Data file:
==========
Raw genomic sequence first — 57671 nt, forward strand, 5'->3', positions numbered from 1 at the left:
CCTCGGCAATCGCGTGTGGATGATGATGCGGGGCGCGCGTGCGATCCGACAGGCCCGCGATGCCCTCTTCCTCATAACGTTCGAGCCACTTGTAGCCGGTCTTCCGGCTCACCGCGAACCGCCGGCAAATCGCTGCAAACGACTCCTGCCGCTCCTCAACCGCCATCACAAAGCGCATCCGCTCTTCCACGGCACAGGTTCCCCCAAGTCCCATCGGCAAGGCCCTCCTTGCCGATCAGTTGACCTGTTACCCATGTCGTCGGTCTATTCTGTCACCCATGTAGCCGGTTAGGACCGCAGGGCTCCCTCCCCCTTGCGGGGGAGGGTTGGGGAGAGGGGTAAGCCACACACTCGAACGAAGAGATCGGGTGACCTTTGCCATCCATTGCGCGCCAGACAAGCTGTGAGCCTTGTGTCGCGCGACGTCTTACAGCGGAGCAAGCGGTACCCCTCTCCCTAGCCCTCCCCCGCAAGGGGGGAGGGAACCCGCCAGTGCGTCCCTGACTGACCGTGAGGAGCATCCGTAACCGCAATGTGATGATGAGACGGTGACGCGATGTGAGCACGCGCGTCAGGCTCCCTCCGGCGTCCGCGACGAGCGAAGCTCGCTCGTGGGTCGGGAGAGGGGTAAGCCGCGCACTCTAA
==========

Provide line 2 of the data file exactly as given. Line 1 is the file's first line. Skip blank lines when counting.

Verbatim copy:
CCTCGGCAATCGCGTGTGGATGATGATGCGGGGCGCGCGTGCGATCCGACAGGCCCGCGATGCCCTCTTCCTCATAACGTTCGAGCCACTTGTAGCCGGTCTTCCGGCTCACCGCGAACCGCCGGCAAATCGCTGCAAACGACTCCTGCCGCTCCTCAACCGCCATCACAAAGCGCATCCGCTCTTCCACGGCACAGGTTCCCCCAAGTCCCATCGGCAAGGCCCTCCTTGCCGATCAGTTGACCTGTTACCCATGTCGTCGGTCTATTCTGTCACCCATGTAGCCGGTTAGGACCGCAGGGCTCCCTCCCCCTTGCGGGGGAGGGTTGGGGAGAGGGGTAAGCCACACACTCGAACGAAGAGATCGGGTGACCTTTGCCATCCATTGCGCGCCAGACAAGCTGTGAGCCTTGTGTCGCGCGACGTCTTACAGCGGAGCAAGCGGTACCCCTCTCCCTAGCCCTCCCCCGCAAGGGGGGAGGGAACCCGCCAGTGCGTCCCTGACTGACCGTGAGGAGCATCCGTAACCGCAATGTGATGATGAGACGGTGACGCGATGTGAGCACGCGCGTCAGGCTCCCTCCGGCGTCCGCGACGAGCGAAGCTCGCTCGTGGGTCGGGAGAGGGGTAAGCCGCGCACTCTAA